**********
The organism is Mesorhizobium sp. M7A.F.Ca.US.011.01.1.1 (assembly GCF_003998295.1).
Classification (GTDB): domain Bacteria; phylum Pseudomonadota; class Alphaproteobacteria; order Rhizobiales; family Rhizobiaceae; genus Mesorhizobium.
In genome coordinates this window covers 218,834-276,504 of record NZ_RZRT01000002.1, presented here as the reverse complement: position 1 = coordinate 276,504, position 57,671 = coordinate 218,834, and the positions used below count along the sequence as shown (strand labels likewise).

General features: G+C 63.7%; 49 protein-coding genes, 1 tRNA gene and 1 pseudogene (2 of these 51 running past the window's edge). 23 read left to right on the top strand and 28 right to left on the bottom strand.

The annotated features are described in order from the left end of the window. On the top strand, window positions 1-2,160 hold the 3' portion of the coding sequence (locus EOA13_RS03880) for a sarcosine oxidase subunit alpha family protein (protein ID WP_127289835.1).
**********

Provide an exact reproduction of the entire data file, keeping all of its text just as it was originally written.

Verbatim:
The organism is Mesorhizobium sp. M7A.F.Ca.US.011.01.1.1 (assembly GCF_003998295.1).
Classification (GTDB): domain Bacteria; phylum Pseudomonadota; class Alphaproteobacteria; order Rhizobiales; family Rhizobiaceae; genus Mesorhizobium.
In genome coordinates this window covers 218,834-276,504 of record NZ_RZRT01000002.1, presented here as the reverse complement: position 1 = coordinate 276,504, position 57,671 = coordinate 218,834, and the positions used below count along the sequence as shown (strand labels likewise).

General features: G+C 63.7%; 49 protein-coding genes, 1 tRNA gene and 1 pseudogene (2 of these 51 running past the window's edge). 23 read left to right on the top strand and 28 right to left on the bottom strand.

The annotated features are described in order from the left end of the window. On the top strand, window positions 1-2,160 hold the 3' portion of the coding sequence (locus EOA13_RS03880) for a sarcosine oxidase subunit alpha family protein (protein ID WP_127289835.1).